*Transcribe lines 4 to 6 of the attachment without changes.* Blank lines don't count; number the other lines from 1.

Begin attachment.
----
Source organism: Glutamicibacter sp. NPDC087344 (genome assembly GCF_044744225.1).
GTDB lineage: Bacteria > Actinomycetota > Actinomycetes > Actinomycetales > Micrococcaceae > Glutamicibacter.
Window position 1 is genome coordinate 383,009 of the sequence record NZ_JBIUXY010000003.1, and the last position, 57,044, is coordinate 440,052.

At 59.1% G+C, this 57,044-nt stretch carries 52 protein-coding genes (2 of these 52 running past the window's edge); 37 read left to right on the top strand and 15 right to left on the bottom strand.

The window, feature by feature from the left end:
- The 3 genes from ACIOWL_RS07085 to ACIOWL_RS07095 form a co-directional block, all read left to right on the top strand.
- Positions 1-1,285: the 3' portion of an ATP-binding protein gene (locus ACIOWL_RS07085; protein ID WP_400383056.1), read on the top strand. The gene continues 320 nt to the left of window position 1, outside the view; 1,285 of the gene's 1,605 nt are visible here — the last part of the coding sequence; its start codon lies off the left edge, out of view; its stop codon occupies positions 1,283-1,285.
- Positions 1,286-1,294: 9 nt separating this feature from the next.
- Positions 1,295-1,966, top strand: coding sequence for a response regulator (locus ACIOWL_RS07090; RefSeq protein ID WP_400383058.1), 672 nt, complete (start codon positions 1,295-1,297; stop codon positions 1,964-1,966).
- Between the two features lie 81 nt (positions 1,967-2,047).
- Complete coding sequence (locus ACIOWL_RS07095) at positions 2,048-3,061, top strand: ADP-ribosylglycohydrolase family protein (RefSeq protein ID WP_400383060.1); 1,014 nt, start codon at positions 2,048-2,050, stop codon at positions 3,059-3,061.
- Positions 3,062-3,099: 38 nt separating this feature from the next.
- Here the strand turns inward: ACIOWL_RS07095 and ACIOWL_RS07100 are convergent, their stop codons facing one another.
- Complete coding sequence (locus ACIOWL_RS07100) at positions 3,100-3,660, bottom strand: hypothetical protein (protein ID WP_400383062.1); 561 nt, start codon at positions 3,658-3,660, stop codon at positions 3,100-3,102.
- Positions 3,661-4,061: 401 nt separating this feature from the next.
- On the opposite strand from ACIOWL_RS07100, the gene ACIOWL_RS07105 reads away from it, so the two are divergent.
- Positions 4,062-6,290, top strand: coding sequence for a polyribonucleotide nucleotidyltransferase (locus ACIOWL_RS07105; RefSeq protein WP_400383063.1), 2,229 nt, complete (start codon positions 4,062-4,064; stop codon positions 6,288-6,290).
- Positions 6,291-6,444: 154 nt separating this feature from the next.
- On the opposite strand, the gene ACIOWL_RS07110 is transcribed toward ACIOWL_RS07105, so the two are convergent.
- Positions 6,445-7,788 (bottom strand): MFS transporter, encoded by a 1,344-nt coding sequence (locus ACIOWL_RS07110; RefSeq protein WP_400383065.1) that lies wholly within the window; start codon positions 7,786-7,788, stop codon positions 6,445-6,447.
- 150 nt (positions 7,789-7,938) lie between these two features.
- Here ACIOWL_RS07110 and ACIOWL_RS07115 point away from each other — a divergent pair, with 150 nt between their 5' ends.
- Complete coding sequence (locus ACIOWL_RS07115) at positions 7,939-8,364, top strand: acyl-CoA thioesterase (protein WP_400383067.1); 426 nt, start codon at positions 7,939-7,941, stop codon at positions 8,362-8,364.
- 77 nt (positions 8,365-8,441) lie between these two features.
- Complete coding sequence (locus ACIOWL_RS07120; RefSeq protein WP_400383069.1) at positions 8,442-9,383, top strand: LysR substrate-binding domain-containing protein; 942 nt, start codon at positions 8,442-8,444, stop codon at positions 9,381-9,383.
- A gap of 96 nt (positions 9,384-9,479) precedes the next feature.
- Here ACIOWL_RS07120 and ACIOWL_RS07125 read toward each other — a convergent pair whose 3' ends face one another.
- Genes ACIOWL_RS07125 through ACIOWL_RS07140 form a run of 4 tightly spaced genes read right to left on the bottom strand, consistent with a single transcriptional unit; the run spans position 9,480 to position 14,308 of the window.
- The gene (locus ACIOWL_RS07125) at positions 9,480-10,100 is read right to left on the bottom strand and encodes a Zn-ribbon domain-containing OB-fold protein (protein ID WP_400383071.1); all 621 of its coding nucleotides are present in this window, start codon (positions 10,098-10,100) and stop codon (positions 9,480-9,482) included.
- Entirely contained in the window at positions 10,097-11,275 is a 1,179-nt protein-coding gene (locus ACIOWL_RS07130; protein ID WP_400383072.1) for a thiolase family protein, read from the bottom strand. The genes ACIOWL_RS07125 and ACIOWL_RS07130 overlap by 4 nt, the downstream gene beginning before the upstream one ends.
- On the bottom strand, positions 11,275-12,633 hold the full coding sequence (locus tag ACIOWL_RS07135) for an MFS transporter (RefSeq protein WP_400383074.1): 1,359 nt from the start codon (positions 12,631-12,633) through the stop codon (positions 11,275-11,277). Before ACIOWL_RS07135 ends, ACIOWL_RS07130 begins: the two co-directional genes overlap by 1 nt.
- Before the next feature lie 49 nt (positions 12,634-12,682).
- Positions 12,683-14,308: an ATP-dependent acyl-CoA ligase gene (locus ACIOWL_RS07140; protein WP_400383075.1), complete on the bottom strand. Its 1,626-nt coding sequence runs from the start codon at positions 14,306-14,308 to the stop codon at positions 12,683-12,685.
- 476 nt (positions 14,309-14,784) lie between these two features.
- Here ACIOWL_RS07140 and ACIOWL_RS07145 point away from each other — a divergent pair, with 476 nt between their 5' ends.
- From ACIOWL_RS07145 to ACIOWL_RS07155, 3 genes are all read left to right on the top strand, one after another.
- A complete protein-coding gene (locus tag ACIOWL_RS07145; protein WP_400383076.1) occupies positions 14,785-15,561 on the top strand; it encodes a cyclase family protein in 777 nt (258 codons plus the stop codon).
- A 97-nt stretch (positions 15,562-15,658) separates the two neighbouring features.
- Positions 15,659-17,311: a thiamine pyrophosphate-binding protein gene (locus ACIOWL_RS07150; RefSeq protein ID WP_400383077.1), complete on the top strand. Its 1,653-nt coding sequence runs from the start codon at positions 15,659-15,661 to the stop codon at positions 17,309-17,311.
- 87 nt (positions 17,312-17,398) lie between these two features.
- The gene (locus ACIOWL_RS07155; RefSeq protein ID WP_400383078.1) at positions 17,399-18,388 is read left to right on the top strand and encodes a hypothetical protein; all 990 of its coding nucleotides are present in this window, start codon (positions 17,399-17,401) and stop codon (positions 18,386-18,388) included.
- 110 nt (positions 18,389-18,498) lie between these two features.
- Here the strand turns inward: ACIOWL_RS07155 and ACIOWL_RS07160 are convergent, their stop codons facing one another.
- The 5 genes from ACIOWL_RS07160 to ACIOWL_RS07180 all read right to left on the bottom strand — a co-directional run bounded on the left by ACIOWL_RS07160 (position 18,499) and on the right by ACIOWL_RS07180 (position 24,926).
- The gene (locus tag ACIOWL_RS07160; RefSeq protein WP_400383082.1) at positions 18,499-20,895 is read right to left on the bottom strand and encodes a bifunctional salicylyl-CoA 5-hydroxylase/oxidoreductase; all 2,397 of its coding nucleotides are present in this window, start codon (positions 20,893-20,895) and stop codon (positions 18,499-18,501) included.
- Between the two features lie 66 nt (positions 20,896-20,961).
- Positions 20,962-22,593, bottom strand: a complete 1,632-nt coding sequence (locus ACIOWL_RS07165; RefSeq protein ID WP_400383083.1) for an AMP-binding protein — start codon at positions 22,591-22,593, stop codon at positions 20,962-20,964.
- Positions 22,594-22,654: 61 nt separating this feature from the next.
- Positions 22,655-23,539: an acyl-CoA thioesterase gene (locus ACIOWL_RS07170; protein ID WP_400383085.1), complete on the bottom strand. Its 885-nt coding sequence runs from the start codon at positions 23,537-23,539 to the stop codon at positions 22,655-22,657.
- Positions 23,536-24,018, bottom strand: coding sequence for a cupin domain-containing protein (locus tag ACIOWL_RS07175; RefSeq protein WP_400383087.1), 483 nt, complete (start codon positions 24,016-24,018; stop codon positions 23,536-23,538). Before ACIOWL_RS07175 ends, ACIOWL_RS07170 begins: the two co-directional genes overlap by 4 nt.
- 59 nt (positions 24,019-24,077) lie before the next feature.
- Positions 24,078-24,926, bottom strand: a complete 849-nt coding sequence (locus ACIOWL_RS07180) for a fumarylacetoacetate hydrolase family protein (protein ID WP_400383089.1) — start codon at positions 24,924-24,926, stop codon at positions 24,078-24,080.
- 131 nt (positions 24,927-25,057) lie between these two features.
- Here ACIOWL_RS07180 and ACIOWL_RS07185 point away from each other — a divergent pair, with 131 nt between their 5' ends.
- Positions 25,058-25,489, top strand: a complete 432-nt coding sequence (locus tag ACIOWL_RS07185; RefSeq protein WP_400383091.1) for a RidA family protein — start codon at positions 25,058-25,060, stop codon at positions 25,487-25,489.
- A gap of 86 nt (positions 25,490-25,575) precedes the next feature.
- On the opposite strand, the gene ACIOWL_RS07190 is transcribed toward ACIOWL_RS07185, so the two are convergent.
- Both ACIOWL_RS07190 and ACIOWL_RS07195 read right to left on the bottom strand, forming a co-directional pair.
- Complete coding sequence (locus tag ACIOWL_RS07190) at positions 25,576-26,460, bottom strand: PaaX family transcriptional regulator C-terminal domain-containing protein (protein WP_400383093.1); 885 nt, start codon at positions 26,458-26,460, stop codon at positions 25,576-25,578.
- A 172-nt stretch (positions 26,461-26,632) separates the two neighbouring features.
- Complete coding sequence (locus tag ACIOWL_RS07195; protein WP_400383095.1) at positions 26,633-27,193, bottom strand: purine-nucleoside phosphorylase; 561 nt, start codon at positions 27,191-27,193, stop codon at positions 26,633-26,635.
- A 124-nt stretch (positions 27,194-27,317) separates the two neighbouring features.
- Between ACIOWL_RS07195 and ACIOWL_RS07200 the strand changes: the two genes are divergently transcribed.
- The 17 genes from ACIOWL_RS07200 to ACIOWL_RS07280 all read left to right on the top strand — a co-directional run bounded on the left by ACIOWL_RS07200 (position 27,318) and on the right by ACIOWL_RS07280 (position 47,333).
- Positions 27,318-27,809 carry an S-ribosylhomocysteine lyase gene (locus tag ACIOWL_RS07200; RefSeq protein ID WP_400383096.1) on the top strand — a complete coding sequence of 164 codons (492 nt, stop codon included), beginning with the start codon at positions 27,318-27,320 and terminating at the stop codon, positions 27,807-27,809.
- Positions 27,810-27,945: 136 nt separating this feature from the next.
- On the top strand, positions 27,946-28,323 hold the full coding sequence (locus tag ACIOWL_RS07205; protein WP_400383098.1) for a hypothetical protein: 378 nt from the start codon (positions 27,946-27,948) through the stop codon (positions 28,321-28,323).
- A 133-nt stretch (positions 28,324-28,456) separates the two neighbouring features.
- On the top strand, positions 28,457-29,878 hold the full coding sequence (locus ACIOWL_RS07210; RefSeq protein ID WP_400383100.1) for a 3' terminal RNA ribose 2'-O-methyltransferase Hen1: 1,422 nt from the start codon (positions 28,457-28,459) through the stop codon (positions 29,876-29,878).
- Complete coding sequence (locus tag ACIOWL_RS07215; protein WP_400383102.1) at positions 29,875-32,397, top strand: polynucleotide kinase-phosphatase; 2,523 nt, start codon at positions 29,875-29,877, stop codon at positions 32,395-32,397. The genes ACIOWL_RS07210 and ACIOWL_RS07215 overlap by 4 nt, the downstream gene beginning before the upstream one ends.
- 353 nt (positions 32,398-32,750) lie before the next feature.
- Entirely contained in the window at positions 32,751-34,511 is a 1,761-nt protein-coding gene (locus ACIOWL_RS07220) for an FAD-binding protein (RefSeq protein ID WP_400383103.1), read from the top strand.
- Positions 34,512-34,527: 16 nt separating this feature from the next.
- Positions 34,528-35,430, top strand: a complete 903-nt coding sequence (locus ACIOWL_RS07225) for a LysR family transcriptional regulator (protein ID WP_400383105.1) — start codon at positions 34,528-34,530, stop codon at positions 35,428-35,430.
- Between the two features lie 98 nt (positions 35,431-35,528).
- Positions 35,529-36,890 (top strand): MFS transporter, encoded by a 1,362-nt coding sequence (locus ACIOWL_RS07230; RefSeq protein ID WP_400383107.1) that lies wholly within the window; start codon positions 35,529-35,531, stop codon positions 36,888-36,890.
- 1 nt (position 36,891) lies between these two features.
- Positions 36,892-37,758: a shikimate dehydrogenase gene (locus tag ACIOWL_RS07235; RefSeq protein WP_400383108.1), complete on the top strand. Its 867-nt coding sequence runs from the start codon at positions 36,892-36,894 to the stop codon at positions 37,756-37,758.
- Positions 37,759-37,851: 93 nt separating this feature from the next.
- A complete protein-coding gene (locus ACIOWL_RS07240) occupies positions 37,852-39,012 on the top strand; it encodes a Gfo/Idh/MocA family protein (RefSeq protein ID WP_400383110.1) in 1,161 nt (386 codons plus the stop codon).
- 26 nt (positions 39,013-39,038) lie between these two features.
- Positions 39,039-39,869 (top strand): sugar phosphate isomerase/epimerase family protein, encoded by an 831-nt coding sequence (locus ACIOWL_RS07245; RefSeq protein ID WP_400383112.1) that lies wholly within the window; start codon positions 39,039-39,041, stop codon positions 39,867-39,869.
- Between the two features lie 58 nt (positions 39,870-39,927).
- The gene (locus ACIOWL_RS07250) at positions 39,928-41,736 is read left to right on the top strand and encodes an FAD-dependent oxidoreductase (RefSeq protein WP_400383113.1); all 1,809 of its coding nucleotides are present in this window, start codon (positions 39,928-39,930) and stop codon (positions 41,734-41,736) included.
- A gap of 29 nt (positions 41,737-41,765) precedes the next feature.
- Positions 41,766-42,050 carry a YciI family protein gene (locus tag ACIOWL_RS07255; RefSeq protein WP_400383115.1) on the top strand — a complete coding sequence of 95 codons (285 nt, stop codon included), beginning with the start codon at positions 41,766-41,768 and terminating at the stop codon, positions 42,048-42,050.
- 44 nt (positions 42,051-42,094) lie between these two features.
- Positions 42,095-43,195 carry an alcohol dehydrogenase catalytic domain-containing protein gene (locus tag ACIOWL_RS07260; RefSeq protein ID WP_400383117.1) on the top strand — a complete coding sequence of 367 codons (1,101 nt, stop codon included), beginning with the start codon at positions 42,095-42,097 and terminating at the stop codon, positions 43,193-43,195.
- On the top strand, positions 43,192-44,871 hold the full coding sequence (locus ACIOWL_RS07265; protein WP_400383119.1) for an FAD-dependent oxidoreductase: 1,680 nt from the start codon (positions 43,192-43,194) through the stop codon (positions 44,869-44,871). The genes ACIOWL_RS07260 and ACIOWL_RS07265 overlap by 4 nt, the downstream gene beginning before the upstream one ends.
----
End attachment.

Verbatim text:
At 59.1% G+C, this 57,044-nt stretch carries 52 protein-coding genes (2 of these 52 running past the window's edge); 37 read left to right on the top strand and 15 right to left on the bottom strand.

The window, feature by feature from the left end:
- The 3 genes from ACIOWL_RS07085 to ACIOWL_RS07095 form a co-directional block, all read left to right on the top strand.